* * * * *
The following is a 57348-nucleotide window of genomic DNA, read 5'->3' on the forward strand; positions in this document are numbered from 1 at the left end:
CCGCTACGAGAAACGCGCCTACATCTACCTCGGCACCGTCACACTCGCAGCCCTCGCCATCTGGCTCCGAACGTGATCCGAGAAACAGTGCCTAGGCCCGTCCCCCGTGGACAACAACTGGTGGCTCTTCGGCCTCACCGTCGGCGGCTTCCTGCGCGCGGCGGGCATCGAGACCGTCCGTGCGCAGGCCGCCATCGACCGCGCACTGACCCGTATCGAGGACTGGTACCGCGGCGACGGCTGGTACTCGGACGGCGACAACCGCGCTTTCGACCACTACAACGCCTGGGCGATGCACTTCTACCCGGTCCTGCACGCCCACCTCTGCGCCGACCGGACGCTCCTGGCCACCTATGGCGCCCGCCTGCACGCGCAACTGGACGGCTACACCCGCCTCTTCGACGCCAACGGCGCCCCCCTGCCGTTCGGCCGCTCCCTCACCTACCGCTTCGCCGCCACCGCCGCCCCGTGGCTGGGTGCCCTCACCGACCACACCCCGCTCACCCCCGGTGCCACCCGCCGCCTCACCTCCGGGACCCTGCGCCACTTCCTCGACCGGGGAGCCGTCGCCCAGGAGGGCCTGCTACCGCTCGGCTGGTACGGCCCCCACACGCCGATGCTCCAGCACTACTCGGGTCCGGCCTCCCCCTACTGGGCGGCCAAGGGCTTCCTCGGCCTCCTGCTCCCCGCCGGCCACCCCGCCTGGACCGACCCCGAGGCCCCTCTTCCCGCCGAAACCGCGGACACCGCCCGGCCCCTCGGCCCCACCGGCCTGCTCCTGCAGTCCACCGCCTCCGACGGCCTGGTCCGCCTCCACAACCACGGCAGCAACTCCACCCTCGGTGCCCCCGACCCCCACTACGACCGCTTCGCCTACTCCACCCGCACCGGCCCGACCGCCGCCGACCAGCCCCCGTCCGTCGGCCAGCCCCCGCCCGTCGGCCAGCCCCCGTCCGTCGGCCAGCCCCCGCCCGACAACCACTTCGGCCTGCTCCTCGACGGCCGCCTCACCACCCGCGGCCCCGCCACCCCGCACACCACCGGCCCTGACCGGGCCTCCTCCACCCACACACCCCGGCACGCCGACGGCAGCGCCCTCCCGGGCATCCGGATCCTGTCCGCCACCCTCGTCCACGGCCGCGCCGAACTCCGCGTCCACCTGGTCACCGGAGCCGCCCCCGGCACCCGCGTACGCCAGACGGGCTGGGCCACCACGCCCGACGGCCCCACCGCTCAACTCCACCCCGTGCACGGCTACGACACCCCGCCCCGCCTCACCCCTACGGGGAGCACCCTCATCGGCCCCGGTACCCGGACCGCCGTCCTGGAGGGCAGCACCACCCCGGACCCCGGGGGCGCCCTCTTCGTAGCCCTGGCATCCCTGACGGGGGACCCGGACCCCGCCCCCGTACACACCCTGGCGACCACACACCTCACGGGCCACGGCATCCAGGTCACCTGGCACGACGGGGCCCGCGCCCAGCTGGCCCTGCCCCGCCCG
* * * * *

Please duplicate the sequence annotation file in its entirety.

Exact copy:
The following is a 57348-nucleotide window of genomic DNA, read 5'->3' on the forward strand; positions in this document are numbered from 1 at the left end:
CCGCTACGAGAAACGCGCCTACATCTACCTCGGCACCGTCACACTCGCAGCCCTCGCCATCTGGCTCCGAACGTGATCCGAGAAACAGTGCCTAGGCCCGTCCCCCGTGGACAACAACTGGTGGCTCTTCGGCCTCACCGTCGGCGGCTTCCTGCGCGCGGCGGGCATCGAGACCGTCCGTGCGCAGGCCGCCATCGACCGCGCACTGACCCGTATCGAGGACTGGTACCGCGGCGACGGCTGGTACTCGGACGGCGACAACCGCGCTTTCGACCACTACAACGCCTGGGCGATGCACTTCTACCCGGTCCTGCACGCCCACCTCTGCGCCGACCGGACGCTCCTGGCCACCTATGGCGCCCGCCTGCACGCGCAACTGGACGGCTACACCCGCCTCTTCGACGCCAACGGCGCCCCCCTGCCGTTCGGCCGCTCCCTCACCTACCGCTTCGCCGCCACCGCCGCCCCGTGGCTGGGTGCCCTCACCGACCACACCCCGCTCACCCCCGGTGCCACCCGCCGCCTCACCTCCGGGACCCTGCGCCACTTCCTCGACCGGGGAGCCGTCGCCCAGGAGGGCCTGCTACCGCTCGGCTGGTACGGCCCCCACACGCCGATGCTCCAGCACTACTCGGGTCCGGCCTCCCCCTACTGGGCGGCCAAGGGCTTCCTCGGCCTCCTGCTCCCCGCCGGCCACCCCGCCTGGACCGACCCCGAGGCCCCTCTTCCCGCCGAAACCGCGGACACCGCCCGGCCCCTCGGCCCCACCGGCCTGCTCCTGCAGTCCACCGCCTCCGACGGCCTGGTCCGCCTCCACAACCACGGCAGCAACTCCACCCTCGGTGCCCCCGACCCCCACTACGACCGCTTCGCCTACTCCACCCGCACCGGCCCGACCGCCGCCGACCAGCCCCCGTCCGTCGGCCAGCCCCCGCCCGTCGGCCAGCCCCCGTCCGTCGGCCAGCCCCCGCCCGACAACCACTTCGGCCTGCTCCTCGACGGCCGCCTCACCACCCGCGGCCCCGCCACCCCGCACACCACCGGCCCTGACCGGGCCTCCTCCACCCACACACCCCGGCACGCCGACGGCAGCGCCCTCCCGGGCATCCGGATCCTGTCCGCCACCCTCGTCCACGGCCGCGCCGAACTCCGCGTCCACCTGGTCACCGGAGCCGCCCCCGGCACCCGCGTACGCCAGACGGGCTGGGCCACCACGCCCGACGGCCCCACCGCTCAACTCCACCCCGTGCACGGCTACGACACCCCGCCCCGCCTCACCCCTACGGGGAGCACCCTCATCGGCCCCGGTACCCGGACCGCCGTCCTGGAGGGCAGCACCACCCCGGACCCCGGGGGCGCCCTCTTCGTAGCCCTGGCATCCCTGACGGGGGACCCGGACCCCGCCCCCGTACACACCCTGGCGACCACACACCTCACGGGCCACGGCATCCAGGTCACCTGGCACGACGGGGCCCGCGCCCAGCTGGCCCTGCCCCGCCCG